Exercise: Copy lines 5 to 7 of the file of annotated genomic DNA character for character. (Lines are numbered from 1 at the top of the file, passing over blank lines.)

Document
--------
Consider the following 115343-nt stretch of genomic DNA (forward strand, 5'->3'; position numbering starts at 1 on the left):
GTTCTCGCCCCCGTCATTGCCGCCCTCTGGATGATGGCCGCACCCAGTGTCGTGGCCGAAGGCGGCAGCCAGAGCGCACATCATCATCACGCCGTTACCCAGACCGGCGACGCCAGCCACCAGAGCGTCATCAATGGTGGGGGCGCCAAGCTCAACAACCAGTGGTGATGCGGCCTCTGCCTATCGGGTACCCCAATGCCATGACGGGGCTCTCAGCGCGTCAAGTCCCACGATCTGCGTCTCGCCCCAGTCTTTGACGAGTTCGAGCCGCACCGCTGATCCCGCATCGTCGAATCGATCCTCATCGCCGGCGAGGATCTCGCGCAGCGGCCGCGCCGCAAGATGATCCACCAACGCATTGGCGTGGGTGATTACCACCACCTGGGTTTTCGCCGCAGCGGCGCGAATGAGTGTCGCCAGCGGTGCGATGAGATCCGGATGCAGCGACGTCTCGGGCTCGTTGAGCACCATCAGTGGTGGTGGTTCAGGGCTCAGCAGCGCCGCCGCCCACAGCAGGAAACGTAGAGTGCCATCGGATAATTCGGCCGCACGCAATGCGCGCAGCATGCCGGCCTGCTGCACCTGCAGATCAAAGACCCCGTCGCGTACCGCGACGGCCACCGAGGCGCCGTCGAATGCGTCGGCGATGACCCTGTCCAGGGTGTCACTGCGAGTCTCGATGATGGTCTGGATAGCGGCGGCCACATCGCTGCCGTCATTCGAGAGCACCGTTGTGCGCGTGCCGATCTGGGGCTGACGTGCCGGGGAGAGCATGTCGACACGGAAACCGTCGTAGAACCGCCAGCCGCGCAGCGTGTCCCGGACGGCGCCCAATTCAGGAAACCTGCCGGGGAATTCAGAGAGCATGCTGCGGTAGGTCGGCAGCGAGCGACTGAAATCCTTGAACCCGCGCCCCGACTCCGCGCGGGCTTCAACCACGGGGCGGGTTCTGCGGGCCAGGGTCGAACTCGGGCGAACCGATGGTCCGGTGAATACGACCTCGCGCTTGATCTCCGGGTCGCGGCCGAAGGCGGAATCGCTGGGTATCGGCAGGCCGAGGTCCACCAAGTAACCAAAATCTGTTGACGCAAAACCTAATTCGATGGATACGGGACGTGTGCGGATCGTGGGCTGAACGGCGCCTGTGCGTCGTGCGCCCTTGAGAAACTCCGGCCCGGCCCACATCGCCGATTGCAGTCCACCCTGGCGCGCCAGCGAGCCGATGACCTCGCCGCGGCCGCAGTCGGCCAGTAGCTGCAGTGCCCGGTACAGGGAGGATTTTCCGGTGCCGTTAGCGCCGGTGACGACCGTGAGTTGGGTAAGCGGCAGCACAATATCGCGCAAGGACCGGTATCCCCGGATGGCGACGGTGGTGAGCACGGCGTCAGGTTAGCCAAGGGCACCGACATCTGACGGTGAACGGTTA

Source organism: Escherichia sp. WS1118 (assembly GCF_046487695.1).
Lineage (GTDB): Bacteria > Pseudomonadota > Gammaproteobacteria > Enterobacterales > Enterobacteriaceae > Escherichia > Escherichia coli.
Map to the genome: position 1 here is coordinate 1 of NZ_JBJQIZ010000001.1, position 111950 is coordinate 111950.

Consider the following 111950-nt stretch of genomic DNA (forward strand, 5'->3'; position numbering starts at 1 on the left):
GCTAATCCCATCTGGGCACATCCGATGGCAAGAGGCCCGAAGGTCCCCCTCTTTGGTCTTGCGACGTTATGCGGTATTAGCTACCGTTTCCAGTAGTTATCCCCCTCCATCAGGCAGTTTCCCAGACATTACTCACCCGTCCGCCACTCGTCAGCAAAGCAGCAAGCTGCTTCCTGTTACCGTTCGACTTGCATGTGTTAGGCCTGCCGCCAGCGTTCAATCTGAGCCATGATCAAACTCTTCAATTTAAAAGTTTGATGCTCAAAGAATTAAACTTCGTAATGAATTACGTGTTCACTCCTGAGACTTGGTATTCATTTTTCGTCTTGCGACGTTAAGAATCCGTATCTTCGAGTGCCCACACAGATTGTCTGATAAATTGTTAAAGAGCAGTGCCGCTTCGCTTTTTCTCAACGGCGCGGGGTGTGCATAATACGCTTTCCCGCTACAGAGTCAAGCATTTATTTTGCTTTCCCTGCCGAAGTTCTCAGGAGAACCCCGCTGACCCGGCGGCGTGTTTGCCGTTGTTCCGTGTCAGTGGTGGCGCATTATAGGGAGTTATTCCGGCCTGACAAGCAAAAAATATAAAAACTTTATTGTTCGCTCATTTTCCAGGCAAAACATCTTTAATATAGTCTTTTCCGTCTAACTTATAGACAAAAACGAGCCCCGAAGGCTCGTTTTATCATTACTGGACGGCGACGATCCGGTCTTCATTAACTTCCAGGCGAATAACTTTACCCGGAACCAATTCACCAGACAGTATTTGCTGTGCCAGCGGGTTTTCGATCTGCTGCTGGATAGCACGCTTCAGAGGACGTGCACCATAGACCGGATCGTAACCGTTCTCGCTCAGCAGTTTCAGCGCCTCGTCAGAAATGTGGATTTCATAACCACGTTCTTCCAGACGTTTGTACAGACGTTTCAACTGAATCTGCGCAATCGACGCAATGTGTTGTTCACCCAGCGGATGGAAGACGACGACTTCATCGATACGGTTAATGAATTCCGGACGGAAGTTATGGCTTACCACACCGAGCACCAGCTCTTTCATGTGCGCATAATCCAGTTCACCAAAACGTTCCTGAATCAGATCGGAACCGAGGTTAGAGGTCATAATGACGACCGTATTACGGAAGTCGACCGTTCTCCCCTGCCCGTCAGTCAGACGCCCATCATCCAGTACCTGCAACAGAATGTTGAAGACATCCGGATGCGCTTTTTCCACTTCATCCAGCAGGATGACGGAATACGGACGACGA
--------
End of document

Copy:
Map to the genome: position 1 here is coordinate 1 of NZ_JBJQIZ010000001.1, position 111950 is coordinate 111950.

Consider the following 111950-nt stretch of genomic DNA (forward strand, 5'->3'; position numbering starts at 1 on the left):
GCTAATCCCATCTGGGCACATCCGATGGCAAGAGGCCCGAAGGTCCCCCTCTTTGGTCTTGCGACGTTATGCGGTATTAGCTACCGTTTCCAGTAGTTATCCCCCTCCATCAGGCAGTTTCCCAGACATTACTCACCCGTCCGCCACTCGTCAGCAAAGCAGCAAGCTGCTTCCTGTTACCGTTCGACTTGCATGTGTTAGGCCTGCCGCCAGCGTTCAATCTGAGCCATGATCAAACTCTTCAATTTAAAAGTTTGATGCTCAAAGAATTAAACTTCGTAATGAATTACGTGTTCACTCCTGAGACTTGGTATTCATTTTTCGTCTTGCGACGTTAAGAATCCGTATCTTCGAGTGCCCACACAGATTGTCTGATAAATTGTTAAAGAGCAGTGCCGCTTCGCTTTTTCTCAACGGCGCGGGGTGTGCATAATACGCTTTCCCGCTACAGAGTCAAGCATTTATTTTGCTTTCCCTGCCGAAGTTCTCAGGAGAACCCCGCTGACCCGGCGGCGTGTTTGCCGTTGTTCCGTGTCAGTGGTGGCGCATTATAGGGAGTTATTCCGGCCTGACAAGCAAAAAATATAAAAACTTTATTGTTCGCTCATTTTCCAGGCAAAACATCTTTAATATAGTCTTTTCCGTCTAACTTATAGACAAAAACGAGCCCCGAAGGCTCGTTTTATCATTACTGGACGGCGACGATCCGGTCTTCATTAACTTCCAGGCGAATAACTTTACCCGGAACCAATTCACCAGACAGTATTTGCTGTGCCAGCGGGTTTTCGATCTGCTGCTGGATAGCACGCTTCAGAGGACGTGCACCATAGACCGGATCGTAACCGTTCTCGCTCAGCAGTTTCAGCGCCTCGTCAGAAATGTGGATTTCATAACCACGTTCTTCCAGACGTTTGTACAGACGTTTCAACTGAATCTGCGCAATCGACGCAATGTGTTGTTCACCCAGCGGATGGAAGACGACGACTTCATCGATACGGTTAATGAATTCCGGACGGAAGTTATGGCTTACCACACCGAGCACCAGCTCTTTCATGTGCGCATAATCCAGTTCACCAAAACGTTCCTGAATCAGATCGGAACCGAGGTTAGAGGTCATAATGACGACCGTATTACGGAAGTCGACCGTTCTCCCCTGCCCGTCAGTCAGACGCCCATCATCCAGTACCTGCAACAGAATGTTGAAGACATCCGGATGCGCTTTTTCCACTTCATCCAGCAGGATGACGGAATACGGACGACGA